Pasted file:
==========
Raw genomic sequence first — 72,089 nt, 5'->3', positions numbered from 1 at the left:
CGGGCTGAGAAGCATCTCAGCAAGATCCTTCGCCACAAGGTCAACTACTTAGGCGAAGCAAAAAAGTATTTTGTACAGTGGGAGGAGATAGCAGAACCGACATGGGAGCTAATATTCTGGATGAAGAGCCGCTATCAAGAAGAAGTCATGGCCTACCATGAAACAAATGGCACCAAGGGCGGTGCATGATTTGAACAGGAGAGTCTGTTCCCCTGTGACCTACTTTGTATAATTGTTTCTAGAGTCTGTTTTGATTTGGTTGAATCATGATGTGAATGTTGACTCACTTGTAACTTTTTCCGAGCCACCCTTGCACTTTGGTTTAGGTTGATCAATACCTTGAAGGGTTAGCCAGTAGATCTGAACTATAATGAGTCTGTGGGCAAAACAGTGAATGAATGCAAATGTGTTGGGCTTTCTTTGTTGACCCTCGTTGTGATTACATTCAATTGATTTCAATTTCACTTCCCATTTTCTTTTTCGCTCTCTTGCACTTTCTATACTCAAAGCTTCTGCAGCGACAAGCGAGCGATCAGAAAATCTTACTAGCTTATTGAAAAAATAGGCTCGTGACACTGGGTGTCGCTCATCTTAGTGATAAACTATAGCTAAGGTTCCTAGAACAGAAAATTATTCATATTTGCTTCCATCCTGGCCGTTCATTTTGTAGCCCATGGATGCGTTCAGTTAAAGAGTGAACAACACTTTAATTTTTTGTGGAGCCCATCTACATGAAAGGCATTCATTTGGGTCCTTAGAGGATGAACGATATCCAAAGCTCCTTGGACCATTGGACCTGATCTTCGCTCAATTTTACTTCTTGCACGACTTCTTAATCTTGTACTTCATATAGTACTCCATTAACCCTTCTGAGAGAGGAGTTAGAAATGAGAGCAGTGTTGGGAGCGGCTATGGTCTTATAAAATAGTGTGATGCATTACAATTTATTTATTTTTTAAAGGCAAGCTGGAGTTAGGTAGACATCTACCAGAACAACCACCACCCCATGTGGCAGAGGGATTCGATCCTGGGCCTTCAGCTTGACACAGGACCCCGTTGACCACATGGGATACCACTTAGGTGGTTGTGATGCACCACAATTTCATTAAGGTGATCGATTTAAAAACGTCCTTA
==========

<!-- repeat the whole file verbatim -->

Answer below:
Raw genomic sequence first — 72,089 nt, 5'->3', positions numbered from 1 at the left:
CGGGCTGAGAAGCATCTCAGCAAGATCCTTCGCCACAAGGTCAACTACTTAGGCGAAGCAAAAAAGTATTTTGTACAGTGGGAGGAGATAGCAGAACCGACATGGGAGCTAATATTCTGGATGAAGAGCCGCTATCAAGAAGAAGTCATGGCCTACCATGAAACAAATGGCACCAAGGGCGGTGCATGATTTGAACAGGAGAGTCTGTTCCCCTGTGACCTACTTTGTATAATTGTTTCTAGAGTCTGTTTTGATTTGGTTGAATCATGATGTGAATGTTGACTCACTTGTAACTTTTTCCGAGCCACCCTTGCACTTTGGTTTAGGTTGATCAATACCTTGAAGGGTTAGCCAGTAGATCTGAACTATAATGAGTCTGTGGGCAAAACAGTGAATGAATGCAAATGTGTTGGGCTTTCTTTGTTGACCCTCGTTGTGATTACATTCAATTGATTTCAATTTCACTTCCCATTTTCTTTTTCGCTCTCTTGCACTTTCTATACTCAAAGCTTCTGCAGCGACAAGCGAGCGATCAGAAAATCTTACTAGCTTATTGAAAAAATAGGCTCGTGACACTGGGTGTCGCTCATCTTAGTGATAAACTATAGCTAAGGTTCCTAGAACAGAAAATTATTCATATTTGCTTCCATCCTGGCCGTTCATTTTGTAGCCCATGGATGCGTTCAGTTAAAGAGTGAACAACACTTTAATTTTTTGTGGAGCCCATCTACATGAAAGGCATTCATTTGGGTCCTTAGAGGATGAACGATATCCAAAGCTCCTTGGACCATTGGACCTGATCTTCGCTCAATTTTACTTCTTGCACGACTTCTTAATCTTGTACTTCATATAGTACTCCATTAACCCTTCTGAGAGAGGAGTTAGAAATGAGAGCAGTGTTGGGAGCGGCTATGGTCTTATAAAATAGTGTGATGCATTACAATTTATTTATTTTTTAAAGGCAAGCTGGAGTTAGGTAGACATCTACCAGAACAACCACCACCCCATGTGGCAGAGGGATTCGATCCTGGGCCTTCAGCTTGACACAGGACCCCGTTGACCACATGGGATACCACTTAGGTGGTTGTGATGCACCACAATTTCATTAAGGTGATCGATTTAAAAACGTCCTTA